Monday, February 21, 2005

The best minds of our generations....

I felt a strong vibe just before I steeled myself and told my brother that Hunter S. Thompson was dead, that I'd read it in one of my mailgroups and then in the daily headlines. Was just reminded--and then reminded again. It was a feeling of numb despair, and it wasn't mine...

I'm not sure what I'm hearing, what I'm feeling now. This is the sort of thing where you think, well, if even he couldn't laugh it off scathingly, what does that say about where the future stands, what are we facing here? Because I don't doubt for a second that it's the state of this nation/empire, even as the rest of the civilized world seems to be evolving and learning from its mistakes, that would lead an American of such stature to put a bullet through his head.

We are regressing here, backsliding insidiously via loopholes and legislation riders and myriad condonings back towards an idyllic-framed mediaevalism, feudalism, whatever will satisfy the demands of the rich and their corporate interests. Blink as a bill goes through and you'll see nothing changed on the surface--compare the national views of a week, a month, a year...and you start to see more than you want to. The various layers of state and federal and local obscure it, if you look too closely at one or the other--but see the big picture, and the big words, and the shapes are clear. And you ask yourself, if you haven't already, is this actually my country?--the one I used to believe in as an ideal??

And maybe the answer is no. Maybe the most certain thing in this brave new world is the acceptance of lies and those who spread them, and the vilification of those who assert that "the truth" has any meaning. After all, the truth changes nothing--it has not yet raised up any Senate Investigatory Committees or other dei ex machinae, because there is no independent power left in the legislature to move that mountain, no matter what our faith. The system has been gradually hamstrung while its citizens were distracted by war--the strings are all leading right into the White House, with all action under the 'yea or nay' shadow of a single political party that has been gathering its forces and wish lists for decades. We are even now living in a state of unconstitutional lawlessness, whatever the official line of the day might be.

In such a time as this, one longs for Victor Hugo, for Emile Zola, for Aldous Huxley, for Fyodor Dostoyevsky, for Albert Camus, for George Bernard Shaw, for George Orwell, for Eric Hoffer--for everyone who has stepped to the forefront of their times, boldly or subtly, and cut through the crap to say what needs saying. We want their voices along with Bill Moyers, Noam Chomsky, Kurt Vonnegut, and all the rest of us here--everyone with the gift of words--to clarify, to show the subtle, to speak the truth and give it back its power before it's all stolen away in more distractions, more violence, less bread and more circuses but always the promise that we're getting better and better every day...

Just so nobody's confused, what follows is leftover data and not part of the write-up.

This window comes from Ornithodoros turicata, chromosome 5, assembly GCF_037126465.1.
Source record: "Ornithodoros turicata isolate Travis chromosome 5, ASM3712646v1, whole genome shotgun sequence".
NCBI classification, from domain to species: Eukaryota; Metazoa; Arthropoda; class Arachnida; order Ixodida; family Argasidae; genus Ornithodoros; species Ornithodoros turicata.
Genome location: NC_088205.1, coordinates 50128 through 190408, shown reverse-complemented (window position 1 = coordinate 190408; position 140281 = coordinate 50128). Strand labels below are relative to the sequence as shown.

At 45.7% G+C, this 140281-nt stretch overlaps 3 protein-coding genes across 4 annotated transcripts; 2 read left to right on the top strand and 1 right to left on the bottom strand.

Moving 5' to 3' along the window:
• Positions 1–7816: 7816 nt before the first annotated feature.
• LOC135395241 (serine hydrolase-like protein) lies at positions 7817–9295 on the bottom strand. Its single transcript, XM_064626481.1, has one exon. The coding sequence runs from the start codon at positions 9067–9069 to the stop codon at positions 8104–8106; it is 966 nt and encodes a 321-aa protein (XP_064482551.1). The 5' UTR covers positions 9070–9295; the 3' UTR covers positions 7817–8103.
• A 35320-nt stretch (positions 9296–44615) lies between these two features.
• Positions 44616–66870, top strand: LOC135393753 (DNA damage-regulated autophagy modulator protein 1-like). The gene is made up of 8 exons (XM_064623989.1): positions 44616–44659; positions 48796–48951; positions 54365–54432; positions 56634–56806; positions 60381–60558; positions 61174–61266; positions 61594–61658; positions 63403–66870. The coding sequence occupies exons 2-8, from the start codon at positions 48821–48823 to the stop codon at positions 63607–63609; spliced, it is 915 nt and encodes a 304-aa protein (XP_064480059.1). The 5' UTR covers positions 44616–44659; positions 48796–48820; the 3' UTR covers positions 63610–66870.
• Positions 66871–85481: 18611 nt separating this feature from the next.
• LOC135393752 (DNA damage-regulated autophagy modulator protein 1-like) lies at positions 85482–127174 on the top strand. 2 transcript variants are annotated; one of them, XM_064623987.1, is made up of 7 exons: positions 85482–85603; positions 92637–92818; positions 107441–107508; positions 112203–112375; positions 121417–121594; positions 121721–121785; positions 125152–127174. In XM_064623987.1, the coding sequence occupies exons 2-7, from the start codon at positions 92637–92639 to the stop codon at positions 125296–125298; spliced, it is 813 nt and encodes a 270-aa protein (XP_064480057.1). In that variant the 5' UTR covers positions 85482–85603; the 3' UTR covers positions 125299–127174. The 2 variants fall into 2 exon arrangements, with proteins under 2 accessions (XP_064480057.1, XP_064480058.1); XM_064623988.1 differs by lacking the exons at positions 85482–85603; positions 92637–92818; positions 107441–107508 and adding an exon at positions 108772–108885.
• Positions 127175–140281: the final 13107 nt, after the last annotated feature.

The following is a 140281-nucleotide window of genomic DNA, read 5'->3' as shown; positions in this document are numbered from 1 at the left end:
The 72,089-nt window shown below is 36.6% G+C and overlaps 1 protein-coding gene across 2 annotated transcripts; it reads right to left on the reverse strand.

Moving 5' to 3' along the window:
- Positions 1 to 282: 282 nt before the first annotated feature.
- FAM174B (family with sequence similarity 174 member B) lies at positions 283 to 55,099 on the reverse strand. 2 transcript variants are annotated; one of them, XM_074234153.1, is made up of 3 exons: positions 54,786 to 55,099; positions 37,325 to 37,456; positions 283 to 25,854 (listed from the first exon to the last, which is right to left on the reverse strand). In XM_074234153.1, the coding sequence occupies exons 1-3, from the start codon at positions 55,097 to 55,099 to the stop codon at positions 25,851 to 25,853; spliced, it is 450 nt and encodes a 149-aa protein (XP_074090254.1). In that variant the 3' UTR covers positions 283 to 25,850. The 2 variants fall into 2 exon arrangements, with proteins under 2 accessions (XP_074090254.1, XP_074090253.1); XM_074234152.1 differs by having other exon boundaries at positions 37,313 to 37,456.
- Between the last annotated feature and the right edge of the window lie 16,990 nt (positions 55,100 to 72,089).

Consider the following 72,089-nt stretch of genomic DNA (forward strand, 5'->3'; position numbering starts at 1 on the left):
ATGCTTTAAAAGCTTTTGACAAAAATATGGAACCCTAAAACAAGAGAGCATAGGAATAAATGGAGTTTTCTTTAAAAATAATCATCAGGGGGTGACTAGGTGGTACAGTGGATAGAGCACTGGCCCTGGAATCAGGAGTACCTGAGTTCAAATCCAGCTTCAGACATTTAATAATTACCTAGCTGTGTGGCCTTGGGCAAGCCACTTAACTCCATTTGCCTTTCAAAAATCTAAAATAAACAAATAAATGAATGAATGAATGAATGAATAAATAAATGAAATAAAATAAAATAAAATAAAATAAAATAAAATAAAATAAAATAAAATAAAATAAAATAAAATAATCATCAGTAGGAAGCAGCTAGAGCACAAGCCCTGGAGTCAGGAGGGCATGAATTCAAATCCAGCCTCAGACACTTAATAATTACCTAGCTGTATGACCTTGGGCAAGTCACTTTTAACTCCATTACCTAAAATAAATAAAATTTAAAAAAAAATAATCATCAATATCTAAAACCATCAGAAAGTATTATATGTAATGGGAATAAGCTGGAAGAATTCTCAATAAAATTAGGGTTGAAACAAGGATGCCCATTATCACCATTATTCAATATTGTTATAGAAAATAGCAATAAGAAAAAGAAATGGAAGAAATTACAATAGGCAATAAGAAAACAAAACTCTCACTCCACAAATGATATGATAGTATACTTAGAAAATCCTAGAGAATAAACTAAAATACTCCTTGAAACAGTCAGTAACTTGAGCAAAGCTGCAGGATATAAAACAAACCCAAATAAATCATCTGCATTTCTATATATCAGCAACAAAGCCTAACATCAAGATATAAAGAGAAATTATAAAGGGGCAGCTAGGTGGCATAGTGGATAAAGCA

National improvement is not a natural process. It takes stern will and honesty, and willingness to plan for the future not for immediate gratification, whether it be misleading tax cuts or being able to gamble away your own retirement money unhindered. It takes looking at the needs of all people, regardless of whether they go to church or not, or how much they gave your campaign or that of your opponent--it takes intelligent humanity, not just the will of some God whose name and supremacy you latch to your cause...and "humanism" is not, must not become another dirty word, tainted with spin. Humanity is our ideal as humans, not a thing to be demeaned at every turn.

And it also takes the effort of those who will hold a nation to its own avowed ideals--the ones who will needle and nag, the ones who will deftly prick egos and tip sacred cows, and test whether people practise what they preach in this still-ongoing (till further notice) "experiment in democracy." To cite last night's "most controversial episode ever," this country may even owe a great deal of its remaining intellectual freedom (and even capacity, I daresay) to "The Simpsons"--and I've said more than once, the day when that show is forced off the air is the day that we lose all intelligent media in America.

But here we have another defining event--though "forced off the air" is perhaps too blunt and implicating a term for what has been technically ruled a suicide. And in the wake of this passing, perhaps we can make sure that his signature spirit of reckless inquiry and irreverence to all things arbitrary never leaves but only grows stronger now, pulling more people out of the wings and the shadows, off of the sidelines here.

There is too much to be done to let Hunter S. Thompson be forgotten...or Arthur Miller...or anyone who has written things that need to be spoken again, and firmly, and unmistakeably. Time to set about cutting the crap.

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